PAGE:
We’re not kidding ourselves, it might take some time for this approach to work. But it’s clear to us that there is no meaningful negotiation occurring right now through the ATA, and it’s worthwhile to try something new. It’s important to point out that we’re not “blowing up” the system here. The ATA is not the equivalent of the AMPTP. Its primary function, before we opened up this agreement, was to settle disputes between agencies over split packages. As a result, it is ill-equipped to deal with the variety of business models represented by the agencies. Its goal over the last 14 months—rather than dealing with our legitimate, obvious concerns—has been to engage in a PR campaign with the enthusiastic help of the trade press, aimed at dividing the Guild.
We are attempting something historic and not everything has gone as quickly as we’d hoped so far.
On the other hand, as difficult as the last two months have been, writers, the Guild, managers, and lawyers have for the most part done a tremendous job of dealing with staffing season, and we’re prepared to do the same with both theatrical and TV development. When we started this, there were predictions of “Wrexit” and “predetermined chaos” that have not come to pass. The lack of chaos is also to the credit of studios, producers, and PODS who have embraced using Guild resources and other methods to connect directly with writers. We have received a lot of positive feedback from key players in the industry. They have told us they are relishing the opportunity for writer and script access without the traditional gatekeepers. Meetings are happening, scripts are being read, jobs are being filled.
That’s not to say there hasn’t been disruption, that there haven’t been writers who, deprived of their agent’s representation, have felt at a disadvantage. And that is always the difficulty of any Guild struggle. For those of you in that position, please know that we are very concerned and ask you to reach out to the Guild for the help we can provide. I personally have been amazed at how so many writers have stepped up to support other writers, and I know you will continue to do so.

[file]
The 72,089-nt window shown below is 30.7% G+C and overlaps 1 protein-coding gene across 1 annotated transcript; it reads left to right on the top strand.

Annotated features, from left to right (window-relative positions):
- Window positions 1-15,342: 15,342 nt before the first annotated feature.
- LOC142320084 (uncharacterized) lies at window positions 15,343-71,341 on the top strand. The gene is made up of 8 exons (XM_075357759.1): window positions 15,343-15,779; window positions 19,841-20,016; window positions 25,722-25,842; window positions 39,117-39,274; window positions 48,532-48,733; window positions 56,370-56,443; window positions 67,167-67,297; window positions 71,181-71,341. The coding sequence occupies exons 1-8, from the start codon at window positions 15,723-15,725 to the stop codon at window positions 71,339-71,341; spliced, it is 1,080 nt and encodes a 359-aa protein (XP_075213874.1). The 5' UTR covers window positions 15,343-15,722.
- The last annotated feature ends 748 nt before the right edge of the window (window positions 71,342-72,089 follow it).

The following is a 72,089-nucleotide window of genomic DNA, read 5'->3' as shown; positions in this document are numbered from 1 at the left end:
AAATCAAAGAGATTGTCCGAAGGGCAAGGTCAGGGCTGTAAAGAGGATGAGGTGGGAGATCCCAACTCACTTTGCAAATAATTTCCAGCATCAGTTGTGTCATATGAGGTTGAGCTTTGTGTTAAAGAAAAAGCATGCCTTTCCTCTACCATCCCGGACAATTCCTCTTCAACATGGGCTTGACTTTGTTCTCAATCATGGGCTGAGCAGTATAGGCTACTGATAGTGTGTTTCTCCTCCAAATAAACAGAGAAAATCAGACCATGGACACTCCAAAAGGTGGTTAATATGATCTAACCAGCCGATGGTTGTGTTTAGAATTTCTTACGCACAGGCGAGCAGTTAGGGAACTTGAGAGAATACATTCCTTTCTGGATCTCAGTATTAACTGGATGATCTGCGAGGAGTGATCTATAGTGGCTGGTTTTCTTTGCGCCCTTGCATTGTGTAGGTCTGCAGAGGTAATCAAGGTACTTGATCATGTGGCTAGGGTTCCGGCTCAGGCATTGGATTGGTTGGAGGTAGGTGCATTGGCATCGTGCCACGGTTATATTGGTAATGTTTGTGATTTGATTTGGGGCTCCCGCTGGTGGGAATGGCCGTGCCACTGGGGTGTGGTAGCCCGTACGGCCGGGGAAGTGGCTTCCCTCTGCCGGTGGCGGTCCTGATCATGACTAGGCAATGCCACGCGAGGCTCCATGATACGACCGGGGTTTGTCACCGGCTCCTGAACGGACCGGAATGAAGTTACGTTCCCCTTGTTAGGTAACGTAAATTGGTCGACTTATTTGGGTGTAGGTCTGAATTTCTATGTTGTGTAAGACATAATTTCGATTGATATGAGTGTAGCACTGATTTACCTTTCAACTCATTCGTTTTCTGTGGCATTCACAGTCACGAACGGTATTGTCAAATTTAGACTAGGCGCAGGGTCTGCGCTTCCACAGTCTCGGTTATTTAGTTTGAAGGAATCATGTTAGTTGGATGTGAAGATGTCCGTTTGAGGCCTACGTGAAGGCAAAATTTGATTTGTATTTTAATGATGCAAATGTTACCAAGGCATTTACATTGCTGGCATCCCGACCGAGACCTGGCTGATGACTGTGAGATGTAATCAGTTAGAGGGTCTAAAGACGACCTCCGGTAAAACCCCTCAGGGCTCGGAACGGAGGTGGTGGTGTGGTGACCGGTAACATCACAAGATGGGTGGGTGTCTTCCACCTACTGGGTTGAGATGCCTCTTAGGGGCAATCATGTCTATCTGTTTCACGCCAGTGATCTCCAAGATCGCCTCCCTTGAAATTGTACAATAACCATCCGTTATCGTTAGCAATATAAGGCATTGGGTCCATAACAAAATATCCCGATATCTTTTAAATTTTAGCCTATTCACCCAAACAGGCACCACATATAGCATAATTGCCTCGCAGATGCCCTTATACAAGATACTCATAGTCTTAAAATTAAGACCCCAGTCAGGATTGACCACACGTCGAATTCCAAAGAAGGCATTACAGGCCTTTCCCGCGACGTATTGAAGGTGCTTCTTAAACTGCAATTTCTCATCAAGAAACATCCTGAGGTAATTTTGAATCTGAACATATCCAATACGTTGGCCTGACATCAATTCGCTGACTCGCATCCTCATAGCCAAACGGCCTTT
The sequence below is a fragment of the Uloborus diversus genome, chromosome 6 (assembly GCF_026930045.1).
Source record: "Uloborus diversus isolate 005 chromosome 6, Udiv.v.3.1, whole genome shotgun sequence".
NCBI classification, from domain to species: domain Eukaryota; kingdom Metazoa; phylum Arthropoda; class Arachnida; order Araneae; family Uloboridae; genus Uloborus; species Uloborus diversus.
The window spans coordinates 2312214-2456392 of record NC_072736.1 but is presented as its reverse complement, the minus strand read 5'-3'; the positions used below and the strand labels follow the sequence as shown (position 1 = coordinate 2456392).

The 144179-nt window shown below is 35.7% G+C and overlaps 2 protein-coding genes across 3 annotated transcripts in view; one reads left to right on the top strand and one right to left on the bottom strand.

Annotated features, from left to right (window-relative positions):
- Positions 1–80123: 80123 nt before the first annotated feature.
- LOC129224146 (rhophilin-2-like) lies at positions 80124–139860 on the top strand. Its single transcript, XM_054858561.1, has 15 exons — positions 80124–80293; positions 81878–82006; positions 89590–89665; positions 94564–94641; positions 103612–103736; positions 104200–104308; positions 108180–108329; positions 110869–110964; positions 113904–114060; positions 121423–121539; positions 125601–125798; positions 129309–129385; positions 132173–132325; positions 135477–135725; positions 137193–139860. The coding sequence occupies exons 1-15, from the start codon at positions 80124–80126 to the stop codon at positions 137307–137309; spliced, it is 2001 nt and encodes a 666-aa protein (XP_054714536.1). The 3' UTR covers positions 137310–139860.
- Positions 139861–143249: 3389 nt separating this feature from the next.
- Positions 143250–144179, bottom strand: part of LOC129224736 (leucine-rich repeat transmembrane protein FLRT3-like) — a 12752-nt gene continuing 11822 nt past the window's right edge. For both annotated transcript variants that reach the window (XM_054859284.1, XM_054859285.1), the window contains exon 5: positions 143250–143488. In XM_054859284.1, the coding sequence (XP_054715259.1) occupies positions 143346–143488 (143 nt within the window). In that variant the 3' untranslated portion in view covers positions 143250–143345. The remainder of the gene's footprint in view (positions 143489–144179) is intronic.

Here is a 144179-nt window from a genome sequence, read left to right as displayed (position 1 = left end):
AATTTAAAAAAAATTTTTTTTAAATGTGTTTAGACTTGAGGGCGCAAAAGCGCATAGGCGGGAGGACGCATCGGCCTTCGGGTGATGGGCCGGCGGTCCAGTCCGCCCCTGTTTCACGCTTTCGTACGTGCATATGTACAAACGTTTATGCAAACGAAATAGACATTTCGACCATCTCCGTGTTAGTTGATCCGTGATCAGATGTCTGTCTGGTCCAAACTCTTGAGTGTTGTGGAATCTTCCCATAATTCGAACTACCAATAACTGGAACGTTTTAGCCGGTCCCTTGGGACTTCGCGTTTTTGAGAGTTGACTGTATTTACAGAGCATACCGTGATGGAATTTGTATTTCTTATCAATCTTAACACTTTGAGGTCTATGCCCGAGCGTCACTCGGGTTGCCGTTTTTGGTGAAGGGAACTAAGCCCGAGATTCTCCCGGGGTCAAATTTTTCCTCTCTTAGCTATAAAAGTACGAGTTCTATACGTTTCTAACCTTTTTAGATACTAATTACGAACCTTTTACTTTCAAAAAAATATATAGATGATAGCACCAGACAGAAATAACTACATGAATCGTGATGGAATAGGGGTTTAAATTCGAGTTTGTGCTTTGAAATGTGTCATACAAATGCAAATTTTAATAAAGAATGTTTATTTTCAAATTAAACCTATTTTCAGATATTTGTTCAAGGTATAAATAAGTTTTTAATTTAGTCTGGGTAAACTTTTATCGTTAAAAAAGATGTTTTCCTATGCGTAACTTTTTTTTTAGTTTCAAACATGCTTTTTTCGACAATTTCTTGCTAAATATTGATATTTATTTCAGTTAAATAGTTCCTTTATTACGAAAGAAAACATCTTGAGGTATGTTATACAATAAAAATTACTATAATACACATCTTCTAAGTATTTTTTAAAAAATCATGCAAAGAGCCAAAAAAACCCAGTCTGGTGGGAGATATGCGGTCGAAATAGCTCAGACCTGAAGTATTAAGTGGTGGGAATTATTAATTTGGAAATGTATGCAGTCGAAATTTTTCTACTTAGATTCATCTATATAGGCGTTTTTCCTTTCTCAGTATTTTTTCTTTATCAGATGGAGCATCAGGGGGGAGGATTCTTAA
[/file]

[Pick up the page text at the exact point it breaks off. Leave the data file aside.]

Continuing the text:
What do the coming weeks or months look like? The financial impact on agencies without writer clients will increase. The Guild will continue the legal and political strategies, which constitute additional pressure we will use to reach an agreement. And every week, writer deals, including big ones, are being made without agencies.
While we have heard from many of you during the past months, we want to make sure that we are hearing from every writer we can. In the coming days we will send out a membership survey about this campaign and how you are doing. I promise you that your answers will be confidential and that we want to hear whatever you have to say. We want to hear your concerns, and your support or disagreement.
And while we continue with this campaign, we will do the other ongoing work of the Guild, including stepping up the preparations for the 2020 MBA negotiations. There are some who have expressed concern that we are jeopardizing our negotiations by taking this fight on. The reverse is true: This fight has shown the Guild’s strength and sense of purpose. But that doesn’t mean we can take negotiations with the AMPTP for granted, and we won’t. We know what’s necessary, and if it’s any comfort, much of the elected leadership is the same leadership that led us to the historic gains we made in the 2017 negotiations.
I’ve been asked: What is the end game? I think that the real meaning of that question is, can you tell me when this will be over? And the truth is I can’t. I can say that no one wants this over more than me. But in the last couple of months we have, as a Guild, done something that no one else in this business has had the guts to do—not the studios or producers or lawyers or managers, or anyone else: We spoke out loud what everyone knows to be the truth, which is that the agencies have lost their way. We have taken on practices that are more than a half century old. And though we have not been unafraid—because it is scary to take on entrenched interests—we have been relentless. We have proven again that no one is as courageous as writers, or as generous with each other. And though no struggle comes without pain—or without some dissent—and though none of the tools we have deployed to take care of ourselves without agents come without growing pains, we are moving forward. This campaign now enters its next phase, where each individual agency, alone, will have to decide if it intends to represent writers or justify its existence without them. They will, in response, do everything in their power to make each of us feel as if we are alone, but we’re not. That is what it means to be a Guild. We are not alone. And the business will go on. And we will get hired—because nothing happens without writers. And, together, no one is as powerful, either.